Fertility in layer breeders following dietary fatty acid treatments
Olubowale, Olusola Samuel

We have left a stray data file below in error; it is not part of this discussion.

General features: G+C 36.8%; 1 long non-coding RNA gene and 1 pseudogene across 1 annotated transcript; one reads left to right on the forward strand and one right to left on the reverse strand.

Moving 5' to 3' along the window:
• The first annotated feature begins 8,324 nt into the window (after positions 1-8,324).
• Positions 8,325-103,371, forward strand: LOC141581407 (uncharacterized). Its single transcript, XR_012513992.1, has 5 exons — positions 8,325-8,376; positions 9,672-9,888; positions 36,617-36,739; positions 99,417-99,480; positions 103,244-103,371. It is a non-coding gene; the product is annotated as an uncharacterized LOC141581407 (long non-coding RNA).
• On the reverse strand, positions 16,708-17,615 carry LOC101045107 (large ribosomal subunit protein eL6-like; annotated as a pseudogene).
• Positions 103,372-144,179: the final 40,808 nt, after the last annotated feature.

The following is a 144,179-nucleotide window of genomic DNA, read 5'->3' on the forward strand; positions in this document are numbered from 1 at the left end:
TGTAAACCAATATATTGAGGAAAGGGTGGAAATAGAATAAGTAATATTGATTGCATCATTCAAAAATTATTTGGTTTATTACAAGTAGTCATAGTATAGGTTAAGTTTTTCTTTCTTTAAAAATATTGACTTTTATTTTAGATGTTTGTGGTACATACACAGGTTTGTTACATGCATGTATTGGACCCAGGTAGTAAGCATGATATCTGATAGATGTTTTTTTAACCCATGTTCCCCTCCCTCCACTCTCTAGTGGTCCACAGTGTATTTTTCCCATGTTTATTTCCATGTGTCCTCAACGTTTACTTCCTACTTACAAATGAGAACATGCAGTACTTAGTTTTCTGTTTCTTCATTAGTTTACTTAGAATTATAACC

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A study was conducted to evaluate the effects of dietary lipid sources on the productive and reproductive performances of cockerels and hens between 32 and 78 weeks of age. Five different dietary lipid sources namely fish oil, sunflower oil, high oleic (HO) acid sunflower oil, tallow and an equal (50 : 50) proportion of linseed and fish oil (representing the control diet), were used in formulating the five experimental diets. The objective was to formulate five isoenergetic and isonitrogenous diets, with a constant inclusion level (30 g/kg) of the various supplementary lipid sources, differing only in their fatty acid profile. The experiment on the cockerels (n = 10/treatment) was conducted in two phases- from 35 to 46 weeks (Trial 1) and 69 to 77 weeks of age (Trial 2), running concurrently with the hen (n = 25/treatment) production performance (32 to 78 weeks of age) trial. The following parameters were measured in the cockerels: daily feed intake, body weight, semen volume, sperm concentration, sperm motility, sperm viability and semen ejaculation rate. While lower (P < 0.05) daily feed intake (78.75 g/bird/day), body weight (2499 g), sperm motility (48.1%) and ejaculation rate (79.2%) was recorded in the dietary fish oil (n-3) treatment, a higher (P < 0.05) semen volume (0.42 mL) was recorded in the tallow (SFA) fed cockerels during Trial 1. During Trial 2, no significant differences (P > 0.05) were recorded in most of the parameters measured, except in the body weight of cockerels on the fish oil (n-3) treatment, which was the lowest (P < 0.05). Semen volume of the tallow (SFA) fed cockerels remained high (P < 0.05), with the lowest (P < 0.05) sperm motility (51.6%) however being recorded. The hatchability test conducted during Trial 2 revealed a lower fertility (84.6%), but higher (P < 0.05) hatchability of fertile eggs (76%) in the fish oil (n-3) treatment. The lowest hatchability rates of both eggs set (51.1%) and fertile eggs (58.2%) were recorded in the sunflower (n-6) treatment. All production parameters, except hen-day-egg production were affected (P < 0.05) by the dietary lipid supplementation over a mean period of 46 weeks (33 to 78 weeks of age). The heaviest (P < 0.001) eggs were produced in the sunflower (n-6) treatment group (59.3 g), while the fish oil (n-3) fed hens produced the lightest eggs (57.1 g). This resulted in a higher (P < 0.001) yolk and albumen weights being recorded in the sunflower oil (n-6) treatment. The body weights of the hens (1779 g) fed fish oil (n-3) were also low (P < 0.001), compared to the other treatments. A higher number of sellable eggs, resulting from differences in percentage of cracked eggs, were also recorded in the control (93.3%) and sunflower (93.2%) groups, and compared to those obtained with the tallow (90.8%) treatment. The concentrations of yolk fatty acids and their relative total proportions were influenced by dietary lipid sources, except where oleic fatty acid (n-9) was increased (P < 0.001) in the tallow (SFA) treatment. Consequently, the omega-6 to omega-3 (n-6 : n-3) ratio was lowered according to their dietary sources; 1.52 : 1, 1.14 : 1, 24.39 : 1, 17.21 : 1 and 12.27 : 1 for the control, fish oil (n-3), sunflower (n-6), high oleic sunflower (n-9), and tallow (SFA) treatments, respectively. The present study therefore showed that dietary lipid sources have an effect on the productive and reproductive performance of the cockerels and hens. However, environmental factors such as ambient temperature could influence the utilization of dietary fish oil, as observed in the performance and semen quality of the cockerels.